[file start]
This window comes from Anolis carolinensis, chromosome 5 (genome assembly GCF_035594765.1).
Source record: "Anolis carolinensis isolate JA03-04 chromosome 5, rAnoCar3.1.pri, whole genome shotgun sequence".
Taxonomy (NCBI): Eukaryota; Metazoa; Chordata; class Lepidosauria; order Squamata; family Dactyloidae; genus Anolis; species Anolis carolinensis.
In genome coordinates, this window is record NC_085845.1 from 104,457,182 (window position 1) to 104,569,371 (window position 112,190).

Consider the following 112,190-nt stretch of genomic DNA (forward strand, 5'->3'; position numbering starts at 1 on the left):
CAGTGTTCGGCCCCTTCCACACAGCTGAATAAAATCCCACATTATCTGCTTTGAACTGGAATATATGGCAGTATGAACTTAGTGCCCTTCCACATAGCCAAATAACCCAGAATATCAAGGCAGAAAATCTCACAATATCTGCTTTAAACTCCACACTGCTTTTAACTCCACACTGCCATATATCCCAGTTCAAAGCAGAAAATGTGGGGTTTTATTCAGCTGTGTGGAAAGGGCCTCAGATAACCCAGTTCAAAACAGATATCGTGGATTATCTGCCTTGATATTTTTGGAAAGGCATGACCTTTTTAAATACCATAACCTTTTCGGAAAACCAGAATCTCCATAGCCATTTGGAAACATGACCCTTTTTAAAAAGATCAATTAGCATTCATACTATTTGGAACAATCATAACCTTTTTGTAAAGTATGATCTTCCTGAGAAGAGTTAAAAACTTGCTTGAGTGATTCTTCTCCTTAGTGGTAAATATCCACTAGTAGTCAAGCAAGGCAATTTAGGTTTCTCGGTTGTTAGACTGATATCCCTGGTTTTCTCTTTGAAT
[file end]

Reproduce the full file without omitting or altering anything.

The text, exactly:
This window comes from Anolis carolinensis, chromosome 5 (genome assembly GCF_035594765.1).
Source record: "Anolis carolinensis isolate JA03-04 chromosome 5, rAnoCar3.1.pri, whole genome shotgun sequence".
Taxonomy (NCBI): Eukaryota; Metazoa; Chordata; class Lepidosauria; order Squamata; family Dactyloidae; genus Anolis; species Anolis carolinensis.
In genome coordinates, this window is record NC_085845.1 from 104,457,182 (window position 1) to 104,569,371 (window position 112,190).

Consider the following 112,190-nt stretch of genomic DNA (forward strand, 5'->3'; position numbering starts at 1 on the left):
CAGTGTTCGGCCCCTTCCACACAGCTGAATAAAATCCCACATTATCTGCTTTGAACTGGAATATATGGCAGTATGAACTTAGTGCCCTTCCACATAGCCAAATAACCCAGAATATCAAGGCAGAAAATCTCACAATATCTGCTTTAAACTCCACACTGCTTTTAACTCCACACTGCCATATATCCCAGTTCAAAGCAGAAAATGTGGGGTTTTATTCAGCTGTGTGGAAAGGGCCTCAGATAACCCAGTTCAAAACAGATATCGTGGATTATCTGCCTTGATATTTTTGGAAAGGCATGACCTTTTTAAATACCATAACCTTTTCGGAAAACCAGAATCTCCATAGCCATTTGGAAACATGACCCTTTTTAAAAAGATCAATTAGCATTCATACTATTTGGAACAATCATAACCTTTTTGTAAAGTATGATCTTCCTGAGAAGAGTTAAAAACTTGCTTGAGTGATTCTTCTCCTTAGTGGTAAATATCCACTAGTAGTCAAGCAAGGCAATTTAGGTTTCTCGGTTGTTAGACTGATATCCCTGGTTTTCTCTTTGAAT